I think that given his assumption that the string contains all (n+1)! permutations of the digits 1 to n+1, then if you remove all the n+1's there is at least n+1 of each permutation of the digits from 1 to n.

But I think, because of CCC's objection, that statement remains unproven. There are n+1 permutations of length n+1 that collapse to the same permutation of length n, but as CCC said, two such permutations could be the same permutation when you remove n+1.

It's obvious that any two permutations which share the same n+1 digit will 'contract' to two distinct permutations like I want them to. I had been assuming that all the interesting cases were of this sort.
However, I also think CCC is right, that the issue is when you have two permutations that share all their digits except n+1. I'm thinking that these situations would be the result of 'excess' n+1 digits (ie: more than the 'n!' minimum I assumed in my 'proof'), which can be removed to compensate for the lost permutations. Also, you can really remove all occurrences of any digit you like (it doesn't have to be n+1, since the digits are all interchangible). If all of the digits had 'excess' occurrences like this, then the string probably isn't minimal. I know that's not a proof though!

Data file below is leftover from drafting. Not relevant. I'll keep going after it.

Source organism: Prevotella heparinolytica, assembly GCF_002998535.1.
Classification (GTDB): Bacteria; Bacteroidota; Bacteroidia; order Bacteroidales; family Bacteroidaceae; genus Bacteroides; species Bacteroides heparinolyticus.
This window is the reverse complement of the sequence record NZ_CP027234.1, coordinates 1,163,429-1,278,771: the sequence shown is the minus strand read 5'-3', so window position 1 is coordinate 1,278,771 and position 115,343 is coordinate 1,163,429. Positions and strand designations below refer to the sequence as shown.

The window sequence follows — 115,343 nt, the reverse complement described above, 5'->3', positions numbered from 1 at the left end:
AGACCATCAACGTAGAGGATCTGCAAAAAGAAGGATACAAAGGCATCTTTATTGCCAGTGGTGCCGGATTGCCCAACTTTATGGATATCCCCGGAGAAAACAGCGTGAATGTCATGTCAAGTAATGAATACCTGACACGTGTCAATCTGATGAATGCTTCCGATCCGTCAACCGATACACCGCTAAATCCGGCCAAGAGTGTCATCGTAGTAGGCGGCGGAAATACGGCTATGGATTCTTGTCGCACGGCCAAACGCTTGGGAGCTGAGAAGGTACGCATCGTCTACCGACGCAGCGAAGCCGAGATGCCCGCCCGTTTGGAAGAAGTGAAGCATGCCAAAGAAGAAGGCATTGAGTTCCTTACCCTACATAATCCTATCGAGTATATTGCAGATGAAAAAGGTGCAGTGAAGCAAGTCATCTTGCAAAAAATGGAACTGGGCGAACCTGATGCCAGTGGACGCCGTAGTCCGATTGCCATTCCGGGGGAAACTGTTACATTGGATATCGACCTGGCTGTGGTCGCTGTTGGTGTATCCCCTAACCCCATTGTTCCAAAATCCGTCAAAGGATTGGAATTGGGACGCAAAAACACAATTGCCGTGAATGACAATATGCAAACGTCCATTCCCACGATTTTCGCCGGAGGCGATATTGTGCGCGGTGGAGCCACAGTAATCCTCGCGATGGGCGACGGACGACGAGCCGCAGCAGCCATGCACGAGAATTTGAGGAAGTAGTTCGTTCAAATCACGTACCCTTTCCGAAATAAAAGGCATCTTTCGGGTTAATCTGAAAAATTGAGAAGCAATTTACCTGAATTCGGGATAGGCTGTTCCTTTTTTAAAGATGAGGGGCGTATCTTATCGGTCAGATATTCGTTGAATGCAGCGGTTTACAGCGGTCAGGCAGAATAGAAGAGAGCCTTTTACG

tomtom2357 wrote:I agree with everything except:
dudiobugtron wrote:It seems apparent that we can safely remove n.n! digits (corresponding to the n.n! extra copies) and still have all n! of the permutations of the digits 1,...,n contained in the string.
Removing these n.n! digits, along with the (at least) n! 'n+1' digits gives a total of n! + n.n! = (n+1).n! = (n+1)!

If you could prove this, I would be happy with your proof.